Psychologists know that humans are not great decision makers. We screw up more than not. There are lots of reasons, and one of them is that we tend to ignore uncertainty and risk.
I am experiencing this right now. I have high blood pressure. I know that I do because I measure it. And yet, during the day, I am tempted to ignore that fact. I can hear myself ask “Do I really need to exercise? Just one glass of wine? You can always start tomorrow .,…” It is my subconscious tempting me to ignore the risks involved in my current state. Why? Not for any logical reason, but simply because it would be more comfortable to do so.
The same goes for people tasked with solving complex problems. Like, for example, the banking crisis, or the Syrian civil war. The folks who decide what to do are human too. And as Nassim Nicholas Taleb points out, they often make decisions without taking any risk of failure.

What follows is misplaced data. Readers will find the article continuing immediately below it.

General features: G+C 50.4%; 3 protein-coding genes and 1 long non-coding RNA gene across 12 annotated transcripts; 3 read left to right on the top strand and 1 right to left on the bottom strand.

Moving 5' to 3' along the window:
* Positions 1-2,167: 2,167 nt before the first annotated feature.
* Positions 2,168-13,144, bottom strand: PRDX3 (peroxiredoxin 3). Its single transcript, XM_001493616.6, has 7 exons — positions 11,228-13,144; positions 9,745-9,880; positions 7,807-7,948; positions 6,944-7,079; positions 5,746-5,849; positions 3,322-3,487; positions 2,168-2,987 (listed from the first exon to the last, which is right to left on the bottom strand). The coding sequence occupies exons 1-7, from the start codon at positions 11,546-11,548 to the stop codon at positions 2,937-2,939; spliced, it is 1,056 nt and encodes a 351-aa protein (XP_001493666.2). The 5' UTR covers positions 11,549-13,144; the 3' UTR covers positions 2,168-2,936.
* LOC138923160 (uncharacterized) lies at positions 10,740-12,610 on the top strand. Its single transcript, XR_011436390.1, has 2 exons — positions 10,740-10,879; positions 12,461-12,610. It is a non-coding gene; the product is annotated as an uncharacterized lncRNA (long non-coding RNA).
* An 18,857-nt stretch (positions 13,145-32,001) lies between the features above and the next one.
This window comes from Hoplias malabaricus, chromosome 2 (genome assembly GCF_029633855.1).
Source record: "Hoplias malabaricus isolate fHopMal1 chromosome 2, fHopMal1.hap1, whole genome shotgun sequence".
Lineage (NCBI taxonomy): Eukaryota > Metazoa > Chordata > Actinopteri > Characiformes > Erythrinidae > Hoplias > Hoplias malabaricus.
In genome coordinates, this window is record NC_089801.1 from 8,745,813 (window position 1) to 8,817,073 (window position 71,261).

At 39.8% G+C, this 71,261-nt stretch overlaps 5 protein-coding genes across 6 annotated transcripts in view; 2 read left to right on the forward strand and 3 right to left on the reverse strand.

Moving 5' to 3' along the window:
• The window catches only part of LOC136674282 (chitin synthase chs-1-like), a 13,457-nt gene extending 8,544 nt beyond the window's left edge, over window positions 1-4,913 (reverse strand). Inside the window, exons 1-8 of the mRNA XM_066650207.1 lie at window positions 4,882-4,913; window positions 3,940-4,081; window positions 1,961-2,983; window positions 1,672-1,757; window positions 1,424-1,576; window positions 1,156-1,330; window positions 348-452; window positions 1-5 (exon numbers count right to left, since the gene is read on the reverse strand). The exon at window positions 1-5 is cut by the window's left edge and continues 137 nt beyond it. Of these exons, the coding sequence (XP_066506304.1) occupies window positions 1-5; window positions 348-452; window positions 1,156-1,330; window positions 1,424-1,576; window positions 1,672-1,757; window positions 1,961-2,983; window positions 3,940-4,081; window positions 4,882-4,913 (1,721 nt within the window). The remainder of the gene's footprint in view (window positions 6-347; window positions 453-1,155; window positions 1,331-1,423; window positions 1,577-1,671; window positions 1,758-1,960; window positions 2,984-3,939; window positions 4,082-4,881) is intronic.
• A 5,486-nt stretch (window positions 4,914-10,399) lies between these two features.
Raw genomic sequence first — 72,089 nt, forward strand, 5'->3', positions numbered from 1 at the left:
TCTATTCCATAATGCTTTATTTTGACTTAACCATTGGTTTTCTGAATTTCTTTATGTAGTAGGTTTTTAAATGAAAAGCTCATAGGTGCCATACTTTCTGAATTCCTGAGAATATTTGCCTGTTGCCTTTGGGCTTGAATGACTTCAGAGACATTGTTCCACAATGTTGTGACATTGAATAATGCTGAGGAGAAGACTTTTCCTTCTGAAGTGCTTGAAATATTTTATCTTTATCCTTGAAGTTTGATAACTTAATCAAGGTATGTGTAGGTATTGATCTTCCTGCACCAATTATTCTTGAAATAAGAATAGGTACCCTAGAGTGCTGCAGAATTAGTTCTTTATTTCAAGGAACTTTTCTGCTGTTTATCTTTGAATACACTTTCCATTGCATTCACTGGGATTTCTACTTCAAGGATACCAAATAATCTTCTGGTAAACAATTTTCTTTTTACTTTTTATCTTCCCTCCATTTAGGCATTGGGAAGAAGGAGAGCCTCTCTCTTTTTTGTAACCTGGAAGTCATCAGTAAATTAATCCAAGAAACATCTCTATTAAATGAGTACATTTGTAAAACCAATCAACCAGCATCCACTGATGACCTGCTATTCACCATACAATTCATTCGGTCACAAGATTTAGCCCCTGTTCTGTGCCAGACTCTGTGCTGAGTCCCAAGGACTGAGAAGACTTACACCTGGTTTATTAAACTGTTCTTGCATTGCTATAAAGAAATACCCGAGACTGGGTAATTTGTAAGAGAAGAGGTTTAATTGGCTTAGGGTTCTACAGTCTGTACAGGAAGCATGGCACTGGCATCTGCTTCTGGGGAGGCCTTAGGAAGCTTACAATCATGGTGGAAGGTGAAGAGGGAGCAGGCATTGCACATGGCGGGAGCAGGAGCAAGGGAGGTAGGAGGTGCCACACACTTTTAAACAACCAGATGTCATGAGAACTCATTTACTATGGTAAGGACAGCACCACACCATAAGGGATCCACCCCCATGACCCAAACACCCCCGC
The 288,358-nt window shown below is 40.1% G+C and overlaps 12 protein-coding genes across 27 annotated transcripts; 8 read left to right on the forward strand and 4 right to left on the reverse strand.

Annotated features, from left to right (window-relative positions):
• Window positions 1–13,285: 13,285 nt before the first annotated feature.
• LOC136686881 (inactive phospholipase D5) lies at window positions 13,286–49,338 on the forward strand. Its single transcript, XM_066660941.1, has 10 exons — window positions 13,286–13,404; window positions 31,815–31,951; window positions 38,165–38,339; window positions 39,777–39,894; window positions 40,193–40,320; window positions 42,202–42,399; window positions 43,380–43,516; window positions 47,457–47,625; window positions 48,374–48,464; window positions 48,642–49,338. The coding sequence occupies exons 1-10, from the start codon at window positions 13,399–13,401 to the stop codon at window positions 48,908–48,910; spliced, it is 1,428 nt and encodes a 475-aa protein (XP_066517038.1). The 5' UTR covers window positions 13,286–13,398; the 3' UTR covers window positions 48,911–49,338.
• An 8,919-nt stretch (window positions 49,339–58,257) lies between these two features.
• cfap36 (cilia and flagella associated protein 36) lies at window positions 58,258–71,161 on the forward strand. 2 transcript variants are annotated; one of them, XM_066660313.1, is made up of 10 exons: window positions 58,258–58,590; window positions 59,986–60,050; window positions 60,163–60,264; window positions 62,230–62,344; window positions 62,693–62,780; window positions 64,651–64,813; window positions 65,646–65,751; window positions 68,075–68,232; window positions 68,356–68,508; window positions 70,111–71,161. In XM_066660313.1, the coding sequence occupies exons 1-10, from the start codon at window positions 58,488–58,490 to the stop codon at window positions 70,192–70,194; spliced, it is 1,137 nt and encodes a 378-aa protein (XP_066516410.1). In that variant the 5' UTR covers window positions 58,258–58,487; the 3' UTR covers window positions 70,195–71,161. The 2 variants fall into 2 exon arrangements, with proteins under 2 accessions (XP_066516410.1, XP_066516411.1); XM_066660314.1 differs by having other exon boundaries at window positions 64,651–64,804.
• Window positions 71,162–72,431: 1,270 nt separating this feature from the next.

It is no surprise, therefore, that their decisions often lead to failed results. Intervening in Afghanistan, Iraq and Lybia do not produce moderate and democratic new regimes. Surprise!
The reality is that nations and communities are complex systems. Tinkering with complex systems, without any understanding of how they work, is a fool’s errand. You begin to see this more clearly when you are there and have “skin in the game”. Less so when you are sitting in a comfortable office somewhere with a comfortable salary. that is not an environment that lends an appreciation for risk.